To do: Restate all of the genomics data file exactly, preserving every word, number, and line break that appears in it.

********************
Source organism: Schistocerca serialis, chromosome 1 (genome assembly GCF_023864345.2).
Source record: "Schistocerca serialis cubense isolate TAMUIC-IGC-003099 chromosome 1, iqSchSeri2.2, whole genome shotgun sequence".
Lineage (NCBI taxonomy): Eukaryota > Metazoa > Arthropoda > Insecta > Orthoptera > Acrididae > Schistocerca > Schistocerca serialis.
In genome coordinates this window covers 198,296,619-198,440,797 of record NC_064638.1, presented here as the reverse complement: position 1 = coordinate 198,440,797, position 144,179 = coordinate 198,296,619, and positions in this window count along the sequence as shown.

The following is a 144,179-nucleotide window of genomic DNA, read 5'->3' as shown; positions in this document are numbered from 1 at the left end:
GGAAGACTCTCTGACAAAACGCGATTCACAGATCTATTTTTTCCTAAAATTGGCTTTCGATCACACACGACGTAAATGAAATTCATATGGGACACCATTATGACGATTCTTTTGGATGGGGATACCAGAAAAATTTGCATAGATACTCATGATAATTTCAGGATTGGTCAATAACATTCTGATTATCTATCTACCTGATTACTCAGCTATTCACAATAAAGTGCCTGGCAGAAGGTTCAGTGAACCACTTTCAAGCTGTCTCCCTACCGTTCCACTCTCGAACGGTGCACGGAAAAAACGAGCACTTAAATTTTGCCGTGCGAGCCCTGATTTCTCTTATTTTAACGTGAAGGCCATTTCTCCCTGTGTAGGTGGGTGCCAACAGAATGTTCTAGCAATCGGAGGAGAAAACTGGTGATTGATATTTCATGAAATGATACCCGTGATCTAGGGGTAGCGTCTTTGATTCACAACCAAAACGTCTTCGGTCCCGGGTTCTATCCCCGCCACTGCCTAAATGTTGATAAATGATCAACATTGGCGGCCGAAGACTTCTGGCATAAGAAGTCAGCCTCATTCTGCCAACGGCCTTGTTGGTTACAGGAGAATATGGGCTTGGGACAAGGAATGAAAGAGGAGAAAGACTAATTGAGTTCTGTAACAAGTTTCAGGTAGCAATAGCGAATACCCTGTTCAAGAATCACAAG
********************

Source organism: Schistocerca serialis, chromosome 1 (genome assembly GCF_023864345.2).
Source record: "Schistocerca serialis cubense isolate TAMUIC-IGC-003099 chromosome 1, iqSchSeri2.2, whole genome shotgun sequence".
Lineage (NCBI taxonomy): Eukaryota > Metazoa > Arthropoda > Insecta > Orthoptera > Acrididae > Schistocerca > Schistocerca serialis.
In genome coordinates this window covers 198,296,619-198,440,797 of record NC_064638.1, presented here as the reverse complement: position 1 = coordinate 198,440,797, position 144,179 = coordinate 198,296,619, and positions in this window count along the sequence as shown.

The following is a 144,179-nucleotide window of genomic DNA, read 5'->3' as shown; positions in this document are numbered from 1 at the left end:
GGAAGACTCTCTGACAAAACGCGATTCACAGATCTATTTTTTCCTAAAATTGGCTTTCGATCACACACGACGTAAATGAAATTCATATGGGACACCATTATGACGATTCTTTTGGATGGGGATACCAGAAAAATTTGCATAGATACTCATGATAATTTCAGGATTGGTCAATAACATTCTGATTATCTATCTACCTGATTACTCAGCTATTCACAATAAAGTGCCTGGCAGAAGGTTCAGTGAACCACTTTCAAGCTGTCTCCCTACCGTTCCACTCTCGAACGGTGCACGGAAAAAACGAGCACTTAAATTTTGCCGTGCGAGCCCTGATTTCTCTTATTTTAACGTGAAGGCCATTTCTCCCTGTGTAGGTGGGTGCCAACAGAATGTTCTAGCAATCGGAGGAGAAAACTGGTGATTGATATTTCATGAAATGATACCCGTGATCTAGGGGTAGCGTCTTTGATTCACAACCAAAACGTCTTCGGTCCCGGGTTCTATCCCCGCCACTGCCTAAATGTTGATAAATGATCAACATTGGCGGCCGAAGACTTCTGGCATAAGAAGTCAGCCTCATTCTGCCAACGGCCTTGTTGGTTACAGGAGAATATGGGCTTGGGACAAGGAATGAAAGAGGAGAAAGACTAATTGAGTTCTGTAACAAGTTTCAGGTAGCAATAGCGAATACCCTGTTCAAGAATCACAAG